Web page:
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Subject 3. Valuing an Option-Free Bond with a Binomial Tree PDF Download
If we are at some node in a tree, then the value at that node will depend on the future cash flows. Simply speaking, backward induction is a methodology to move backwards in the tree:

  • Determine the value at node 0, once you know the value at node 1.
  • Determine the value of node 1, once you know node 2.
  • ... until the root of the tree is reached.

Let's assume that values at the two nodes in year N+1 (i.e., VN+1,H and VN+1, L) are known with certainty. We need to calculate VN. We employ the backward induction methodology - discount VN+1,H and VN+1,L at rN (not rN + 1!) and find the mean of these discounted values to arrive at VN.


  • VH = the bond's value at node N +1 for the higher 1-year rate.
  • VL = the bond's value at node N+1 for the lower 1-year rate.
  • C = coupon payment at node N+1.
  • r = the 1-year rate at node N.


Assume the following spot rate curve. We want to find a value of a 4-year 5% option-free bond, assuming 15% annual yield volatility.

We compare traditional valuation of option-free bonds with valuation using interest rate trees. Therefore, we start with the spot rate curve and perform traditional valuation first:

V = 5/(1.025) + 5/(1.032113)2 + 5/(1.038324)3 + 105/(1.043615)4 = 102.555

The bond should trade at 102.555% of par.

Now assume that based on the spot rate curve we construct the following binomial interest rate tree. Notice that interest rates at the end of year 4 are irrelevant, because there are no cash flows during year 5.

Next, we employ the backward-induction approach. We start with the maturity and discount both principal and cash flows to find values at each node until we reach the root of the tree. The value at the root should be equal to the arbitrage-free value that we have found above.

At each node we state the bond's value, obtained from the backward induction, the coupon to be paid at this node, and the one-period interest rate that is used for discounting of values at future nodes.

For example, let's demonstrate how we got the value of 101.251. At maturity the value of the bond equals its principal (100) plus coupon (5). We discount both principal and coupon from each of these two nodes:

V3,LLL = 1/2 x (V4, LLLH + C) / (1 + r3,LLL) + 1/2 x (V4, LLLL + C)/(1 + r3,LLL)
= 1/2 x (100 + 5) / (1 + 0.037031) + 1/2 x (100 + 5)/(1 + 0.037031) = 101.251.

We continue this procedure, going backwards until we reach the root, at which point V0 is the fair value of the bond 102.555. As expected, this is the same value that we obtained earlier, when we applied the traditional arbitrage-free valuation to the same option-free bond.

Calibrate the model: Valuing a non-callable bond with the binomial tree must replicate its market value.


Assume the following information is given:

  • The one year spot rate is 4.5%.
  • Two-year, annual coupon bonds are selling at par and yield 4%.
  • One-year interest rate volatility is 15%.

To determine the one-year forward rates, one year from now, consider the cash flows on the two year bond:

Guess an interest rate for the "down" scenario: 5%. The "up" interest rate is 0.05 e(.15)(2) = 6.749%.

Begin at the bond's maturity and work backward.

Discount by the assumed one-year interest rate:

  • PV1,U = 104/1.06749 = 97.42
  • PV1,D = 104/1.05 = 99.05

After calculating the values at time 1, include the coupon payment and discount to time 0. The value of the bond is the average present value:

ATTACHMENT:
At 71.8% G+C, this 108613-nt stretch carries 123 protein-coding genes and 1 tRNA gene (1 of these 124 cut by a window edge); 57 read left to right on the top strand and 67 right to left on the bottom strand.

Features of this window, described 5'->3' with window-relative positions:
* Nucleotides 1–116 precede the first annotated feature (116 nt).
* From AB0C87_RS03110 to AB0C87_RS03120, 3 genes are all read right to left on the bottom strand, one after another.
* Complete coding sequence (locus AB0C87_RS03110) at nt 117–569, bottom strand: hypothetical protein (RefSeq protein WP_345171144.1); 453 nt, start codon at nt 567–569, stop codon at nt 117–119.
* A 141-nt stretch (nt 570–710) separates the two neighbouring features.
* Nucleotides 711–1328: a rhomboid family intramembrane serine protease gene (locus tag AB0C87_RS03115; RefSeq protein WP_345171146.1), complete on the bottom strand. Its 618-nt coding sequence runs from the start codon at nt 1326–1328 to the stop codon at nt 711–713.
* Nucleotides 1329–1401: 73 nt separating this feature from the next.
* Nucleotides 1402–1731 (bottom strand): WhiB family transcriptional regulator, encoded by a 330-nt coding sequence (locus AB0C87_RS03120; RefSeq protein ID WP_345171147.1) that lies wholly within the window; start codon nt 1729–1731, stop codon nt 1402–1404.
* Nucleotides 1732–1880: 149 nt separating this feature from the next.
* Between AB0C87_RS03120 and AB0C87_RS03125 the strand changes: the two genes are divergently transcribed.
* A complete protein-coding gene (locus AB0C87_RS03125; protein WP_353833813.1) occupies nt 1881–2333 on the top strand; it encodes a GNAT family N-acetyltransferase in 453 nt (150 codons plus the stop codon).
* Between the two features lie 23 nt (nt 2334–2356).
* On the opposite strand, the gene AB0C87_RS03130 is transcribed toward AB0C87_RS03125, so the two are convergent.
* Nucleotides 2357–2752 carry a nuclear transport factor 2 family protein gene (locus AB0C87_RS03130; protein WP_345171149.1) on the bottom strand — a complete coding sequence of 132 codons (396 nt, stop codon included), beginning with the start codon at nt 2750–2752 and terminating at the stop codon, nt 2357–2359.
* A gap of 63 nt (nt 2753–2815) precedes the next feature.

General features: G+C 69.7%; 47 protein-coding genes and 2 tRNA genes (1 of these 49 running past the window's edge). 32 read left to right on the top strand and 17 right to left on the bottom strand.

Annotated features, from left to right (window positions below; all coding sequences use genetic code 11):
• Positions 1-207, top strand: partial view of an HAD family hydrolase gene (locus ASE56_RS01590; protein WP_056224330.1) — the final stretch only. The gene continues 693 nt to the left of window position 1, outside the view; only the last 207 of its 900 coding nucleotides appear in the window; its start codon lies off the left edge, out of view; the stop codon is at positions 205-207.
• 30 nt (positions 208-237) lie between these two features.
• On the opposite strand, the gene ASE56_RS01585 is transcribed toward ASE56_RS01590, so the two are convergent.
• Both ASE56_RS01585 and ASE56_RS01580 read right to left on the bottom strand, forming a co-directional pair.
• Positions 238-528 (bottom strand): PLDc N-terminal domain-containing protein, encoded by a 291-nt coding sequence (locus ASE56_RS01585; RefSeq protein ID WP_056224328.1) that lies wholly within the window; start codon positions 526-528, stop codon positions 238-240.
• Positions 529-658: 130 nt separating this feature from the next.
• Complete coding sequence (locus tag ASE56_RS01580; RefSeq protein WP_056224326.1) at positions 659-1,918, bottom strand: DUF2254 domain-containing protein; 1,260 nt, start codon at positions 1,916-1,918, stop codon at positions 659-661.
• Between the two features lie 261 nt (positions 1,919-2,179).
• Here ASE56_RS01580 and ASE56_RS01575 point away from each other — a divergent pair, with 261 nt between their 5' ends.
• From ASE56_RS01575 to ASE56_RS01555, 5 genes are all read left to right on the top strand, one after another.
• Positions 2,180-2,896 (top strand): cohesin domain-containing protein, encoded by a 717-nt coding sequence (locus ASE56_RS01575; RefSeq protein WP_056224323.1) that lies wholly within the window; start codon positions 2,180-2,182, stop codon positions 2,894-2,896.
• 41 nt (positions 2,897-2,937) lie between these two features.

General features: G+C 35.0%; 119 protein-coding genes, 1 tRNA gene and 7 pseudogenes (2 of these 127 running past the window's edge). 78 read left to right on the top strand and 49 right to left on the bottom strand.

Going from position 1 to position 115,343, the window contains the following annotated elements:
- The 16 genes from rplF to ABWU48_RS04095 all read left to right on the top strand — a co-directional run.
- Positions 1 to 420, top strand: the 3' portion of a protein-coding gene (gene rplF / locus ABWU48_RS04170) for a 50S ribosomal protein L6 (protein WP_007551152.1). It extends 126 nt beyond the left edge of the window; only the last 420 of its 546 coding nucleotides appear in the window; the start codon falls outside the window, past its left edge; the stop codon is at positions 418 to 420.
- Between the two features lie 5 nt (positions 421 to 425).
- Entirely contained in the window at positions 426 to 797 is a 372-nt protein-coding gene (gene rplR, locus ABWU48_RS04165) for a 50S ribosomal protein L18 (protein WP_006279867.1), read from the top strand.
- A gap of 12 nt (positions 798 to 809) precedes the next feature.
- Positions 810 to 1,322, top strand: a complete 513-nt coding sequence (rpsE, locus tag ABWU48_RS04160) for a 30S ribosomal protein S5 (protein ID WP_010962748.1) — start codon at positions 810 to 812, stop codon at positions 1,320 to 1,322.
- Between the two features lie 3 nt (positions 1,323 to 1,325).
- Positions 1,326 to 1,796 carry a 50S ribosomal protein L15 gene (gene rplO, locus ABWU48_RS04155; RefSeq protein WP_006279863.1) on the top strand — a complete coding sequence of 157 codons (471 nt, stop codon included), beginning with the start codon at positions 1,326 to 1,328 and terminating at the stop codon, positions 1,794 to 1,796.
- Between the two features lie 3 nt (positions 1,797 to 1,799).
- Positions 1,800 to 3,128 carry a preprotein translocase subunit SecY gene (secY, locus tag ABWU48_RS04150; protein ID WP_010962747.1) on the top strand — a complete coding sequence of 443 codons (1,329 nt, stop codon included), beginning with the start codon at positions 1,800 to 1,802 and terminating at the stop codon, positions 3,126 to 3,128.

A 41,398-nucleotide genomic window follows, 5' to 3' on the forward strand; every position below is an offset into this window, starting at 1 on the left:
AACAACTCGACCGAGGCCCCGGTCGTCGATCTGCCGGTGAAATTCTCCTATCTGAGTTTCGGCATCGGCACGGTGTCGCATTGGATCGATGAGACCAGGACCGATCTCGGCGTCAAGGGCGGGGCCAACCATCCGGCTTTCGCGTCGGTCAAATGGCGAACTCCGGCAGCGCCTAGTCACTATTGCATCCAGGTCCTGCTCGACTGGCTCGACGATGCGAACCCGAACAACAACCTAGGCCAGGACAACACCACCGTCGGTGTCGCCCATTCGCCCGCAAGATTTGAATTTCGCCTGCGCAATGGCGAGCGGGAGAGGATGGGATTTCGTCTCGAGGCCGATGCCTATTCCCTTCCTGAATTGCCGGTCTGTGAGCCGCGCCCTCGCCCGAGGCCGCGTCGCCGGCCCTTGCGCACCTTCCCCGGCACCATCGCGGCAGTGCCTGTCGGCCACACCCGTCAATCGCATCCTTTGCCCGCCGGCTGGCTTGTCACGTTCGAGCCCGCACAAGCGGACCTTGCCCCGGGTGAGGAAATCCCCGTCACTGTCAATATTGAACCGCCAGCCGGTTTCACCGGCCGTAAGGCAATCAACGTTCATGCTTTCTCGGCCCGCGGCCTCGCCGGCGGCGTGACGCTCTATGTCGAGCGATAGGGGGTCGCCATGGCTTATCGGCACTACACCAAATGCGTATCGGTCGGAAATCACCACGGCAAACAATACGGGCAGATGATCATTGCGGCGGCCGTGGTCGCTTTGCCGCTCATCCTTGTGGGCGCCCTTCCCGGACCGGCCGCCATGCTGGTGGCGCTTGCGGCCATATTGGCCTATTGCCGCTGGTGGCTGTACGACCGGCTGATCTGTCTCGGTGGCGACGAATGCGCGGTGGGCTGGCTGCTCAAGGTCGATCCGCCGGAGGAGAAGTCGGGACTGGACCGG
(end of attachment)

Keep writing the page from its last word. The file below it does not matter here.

PV0 = [(97.42+4)/1.045 + (99.05 + 4)/1.045]/2 = 97.83

Our interest rate process does not reproduce the two-year bond market value. Since the PV is too low, the guess of 5% is too high. Use trial-and-error (or a Solver) to find the correct rate: 2.97%.

Once the model is calibrated through two years, we can continue the process for three years:

  • Keep the "calibrated" two year rates for the three-period tree.
  • For each period, the unknown interest rate that we must determine is the one-year interest rate corresponding to all down movements.
  • All other rates are related to this guess.

Assume that we have found all of the nodes needed for valuing a cash flow. Interest rate binomial tree is completed through the last payment date.

  • Bonds can be valued using the completed tree.
  • For option-free bonds, results should be identical to valuation using spot rates or implied forward rates.
  • Bonds with options may also be valued using the tree.

Because of this feature and the feature of pricing option-free bonds equal to their equilibrium prices, the calibration model is referred to as an arbitrage-free model.

User Contributed Comments 6

User Comment
Oksanata r is the rate of the previous year. There are 4 rates of year 3 in the example. Why they used r3,LLL?
Oksanata got it..r is the 1-year rate @ NODE N
myron The tree should generate arbitrage-free values for on-the-run issues of the benchmark security. This means that the value of these on-the-run issues produced by the interest rate tree must equal their market prices, which excludes arbitrage opportunities. Without this assumption, the model would not be able to price more complex callable and putable securities.
connor The value of a bond at a given node on the binomial tree is the average of the PVs of the two possible values from the next period. At any node, the value of the bond depends on future cash flows and the one-period interest rate. Binomial, hence "equal weighting".
connor15 Calibration of the model is performed so as to make model consistent with the current term structure.
cfaexaminee The calibration method generates a binomial tree that is consistent with an estimated relationship between the variance of the upper and lower spot rates and yields a bond value that reflects the current term structure.
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